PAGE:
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Probably not. Hildegard's Ordo uirtutem (ca. 1150) is regarded as the first known morality play set to music by an identifiable composer. It has been suggested by Peter Dronke et al. that it was intended as part of the celebratory dedication of Rupertsberg. As far as its possible influence in the invention of opera: While theFlorentine Camerata (late 16th century) might have been aware of her works, the influence of Hildegard seems unlikely. The Florentine Camerata were primarily concerned with representations of Ancient Greek music & drama, namely how to combine music with words to move the passions of the performer and audience.
What is the Symphonia armonie celestium revelationum?
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The Symphonia armonie celestium revelationum (Symphony of the Harmony of Celestial Revelations), is a collection of 77 chants with melody and rubrication indicating liturgical use (Jeffries notes that it is unclear if these rubrics are even accurate leading modern scholars to speculate if all of the chants were intended for use in the Divine Office or Mass, or as Newman has suggested as part of Hildegard's sermons.)
The most complete 12th century collections of these chants exist in the Dendermonde Codex Ms. 9 (ca. 1174/75), and the Riesencodex Hs.2 (ca. 1180). Hildegard mentions the Symphonia specifically in the introduction to her Liber vitae meritorum. According to this account, she wrote the Symphonia between the years 1151-1158, after she had moved to Rupertsberg. As more evidence is uncovered, it is now widely accepted that what exists in the aforementioned manuscripts include compositions written before her move to Rupertsberg and quite possibly after 1158. It remains unclear if what appears in the manuscripts is the complete Symphonia at all.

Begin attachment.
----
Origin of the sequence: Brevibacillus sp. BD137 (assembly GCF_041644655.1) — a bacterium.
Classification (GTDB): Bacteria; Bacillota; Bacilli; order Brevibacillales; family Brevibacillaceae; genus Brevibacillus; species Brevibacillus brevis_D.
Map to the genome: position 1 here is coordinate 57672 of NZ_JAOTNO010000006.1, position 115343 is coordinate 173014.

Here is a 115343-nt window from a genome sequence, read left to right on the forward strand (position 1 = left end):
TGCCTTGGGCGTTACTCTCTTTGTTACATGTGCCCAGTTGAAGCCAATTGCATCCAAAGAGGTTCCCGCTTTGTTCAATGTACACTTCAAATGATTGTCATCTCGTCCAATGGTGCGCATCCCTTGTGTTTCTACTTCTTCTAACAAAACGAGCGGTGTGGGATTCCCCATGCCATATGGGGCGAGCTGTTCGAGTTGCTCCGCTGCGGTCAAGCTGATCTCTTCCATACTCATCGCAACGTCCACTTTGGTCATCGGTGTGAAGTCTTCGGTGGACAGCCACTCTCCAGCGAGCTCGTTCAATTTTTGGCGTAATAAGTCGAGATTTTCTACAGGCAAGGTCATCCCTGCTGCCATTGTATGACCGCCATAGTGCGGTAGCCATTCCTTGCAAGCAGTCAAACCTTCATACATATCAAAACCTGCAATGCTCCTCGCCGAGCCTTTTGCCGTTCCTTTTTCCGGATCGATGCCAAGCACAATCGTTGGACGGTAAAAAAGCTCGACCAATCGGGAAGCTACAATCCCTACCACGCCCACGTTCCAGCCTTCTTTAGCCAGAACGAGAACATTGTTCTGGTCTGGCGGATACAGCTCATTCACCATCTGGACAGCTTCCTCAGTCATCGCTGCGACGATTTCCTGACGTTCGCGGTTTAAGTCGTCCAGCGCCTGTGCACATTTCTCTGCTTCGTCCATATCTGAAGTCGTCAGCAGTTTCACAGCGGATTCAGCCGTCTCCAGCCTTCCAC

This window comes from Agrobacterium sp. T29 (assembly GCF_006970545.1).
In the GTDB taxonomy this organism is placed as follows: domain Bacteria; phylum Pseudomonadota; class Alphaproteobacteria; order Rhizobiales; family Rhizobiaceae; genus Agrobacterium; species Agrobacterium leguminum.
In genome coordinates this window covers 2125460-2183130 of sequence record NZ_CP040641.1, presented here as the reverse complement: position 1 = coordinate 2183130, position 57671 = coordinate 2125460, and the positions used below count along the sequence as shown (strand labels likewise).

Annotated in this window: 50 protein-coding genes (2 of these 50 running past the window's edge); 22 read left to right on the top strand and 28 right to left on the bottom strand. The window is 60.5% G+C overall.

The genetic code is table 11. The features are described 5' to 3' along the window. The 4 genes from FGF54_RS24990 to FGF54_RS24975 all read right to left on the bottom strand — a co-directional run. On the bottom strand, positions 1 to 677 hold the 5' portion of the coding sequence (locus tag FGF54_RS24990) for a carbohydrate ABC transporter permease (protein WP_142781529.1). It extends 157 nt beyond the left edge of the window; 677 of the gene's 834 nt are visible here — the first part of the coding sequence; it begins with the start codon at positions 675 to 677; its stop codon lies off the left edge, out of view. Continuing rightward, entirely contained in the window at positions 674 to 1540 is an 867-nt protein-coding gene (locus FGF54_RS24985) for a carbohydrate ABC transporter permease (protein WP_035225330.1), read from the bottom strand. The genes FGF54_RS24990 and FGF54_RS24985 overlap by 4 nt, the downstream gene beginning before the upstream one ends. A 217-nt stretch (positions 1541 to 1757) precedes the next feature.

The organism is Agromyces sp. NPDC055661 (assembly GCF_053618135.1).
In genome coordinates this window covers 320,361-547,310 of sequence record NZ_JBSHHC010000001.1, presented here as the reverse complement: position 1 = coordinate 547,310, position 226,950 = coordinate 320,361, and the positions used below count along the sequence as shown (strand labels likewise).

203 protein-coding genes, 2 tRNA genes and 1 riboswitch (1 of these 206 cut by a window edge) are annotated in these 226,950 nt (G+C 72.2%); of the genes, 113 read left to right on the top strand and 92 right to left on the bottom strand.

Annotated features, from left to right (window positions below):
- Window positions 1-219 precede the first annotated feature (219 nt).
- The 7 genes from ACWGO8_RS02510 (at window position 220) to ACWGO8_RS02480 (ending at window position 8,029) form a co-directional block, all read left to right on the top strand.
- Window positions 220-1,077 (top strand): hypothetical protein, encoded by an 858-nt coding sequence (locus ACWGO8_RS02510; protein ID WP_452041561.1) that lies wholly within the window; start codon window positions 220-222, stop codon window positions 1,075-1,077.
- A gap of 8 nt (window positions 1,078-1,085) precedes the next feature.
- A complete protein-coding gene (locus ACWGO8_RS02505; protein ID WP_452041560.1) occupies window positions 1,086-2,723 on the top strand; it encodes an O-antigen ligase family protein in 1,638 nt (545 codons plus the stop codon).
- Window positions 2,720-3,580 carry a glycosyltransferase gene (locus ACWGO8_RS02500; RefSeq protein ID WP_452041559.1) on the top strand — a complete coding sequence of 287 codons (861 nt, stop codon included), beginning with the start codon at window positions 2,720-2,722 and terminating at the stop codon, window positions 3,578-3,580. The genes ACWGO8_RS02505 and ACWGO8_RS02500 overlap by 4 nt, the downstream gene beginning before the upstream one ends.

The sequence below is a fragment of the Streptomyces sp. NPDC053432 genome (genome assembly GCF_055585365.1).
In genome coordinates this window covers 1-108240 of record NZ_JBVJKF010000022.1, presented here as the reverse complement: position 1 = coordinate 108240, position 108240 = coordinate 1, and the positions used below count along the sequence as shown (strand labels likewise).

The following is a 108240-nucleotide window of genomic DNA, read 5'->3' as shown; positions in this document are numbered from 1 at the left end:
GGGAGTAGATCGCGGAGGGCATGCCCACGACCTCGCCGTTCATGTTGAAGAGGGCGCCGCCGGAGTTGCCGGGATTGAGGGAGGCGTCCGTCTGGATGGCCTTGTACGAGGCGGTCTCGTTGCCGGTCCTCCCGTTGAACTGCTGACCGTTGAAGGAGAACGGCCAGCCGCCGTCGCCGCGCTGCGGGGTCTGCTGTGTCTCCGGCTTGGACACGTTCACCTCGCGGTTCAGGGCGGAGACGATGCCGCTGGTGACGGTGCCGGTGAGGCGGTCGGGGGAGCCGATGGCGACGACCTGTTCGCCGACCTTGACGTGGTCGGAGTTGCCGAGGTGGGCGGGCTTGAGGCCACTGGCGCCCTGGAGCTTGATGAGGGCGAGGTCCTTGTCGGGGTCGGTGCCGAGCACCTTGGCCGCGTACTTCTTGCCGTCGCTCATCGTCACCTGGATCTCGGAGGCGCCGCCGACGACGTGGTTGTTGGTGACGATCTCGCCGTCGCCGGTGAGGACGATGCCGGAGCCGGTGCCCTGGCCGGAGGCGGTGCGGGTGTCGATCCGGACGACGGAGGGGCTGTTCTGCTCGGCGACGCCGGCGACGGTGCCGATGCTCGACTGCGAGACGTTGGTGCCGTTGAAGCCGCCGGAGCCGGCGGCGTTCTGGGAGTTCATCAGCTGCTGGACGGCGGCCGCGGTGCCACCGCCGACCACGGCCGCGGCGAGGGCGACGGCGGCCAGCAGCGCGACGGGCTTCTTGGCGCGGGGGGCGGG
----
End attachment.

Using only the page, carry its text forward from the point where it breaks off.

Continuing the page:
Barbara Newman has provided the critical edition on the Symphonia texts, most recently appearing in Hildegard's Opera Minora (Brepols: Turnhout 2007). Newman has provided a general table indicating when when the texts may have been written.
What were Hildegard's musical influences
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Another debatable issue surrounds the originality of Hildegard compositions in the context of the various liturgical practices (Hirsau Reform, Augustine, Cisertcian Reform to name a few). Today's popular misconceptions of her music are based upon the limited knowledge of the competing and developing liturgical practices and theoritical writings circulating in the 12th century. These misconceptions have been perpetuated in both undergraduate music history text books which present only a general view of medieval music theory from a 16th century perspective, and 19th century generalizations adopted when creating theLiber Usualis et al.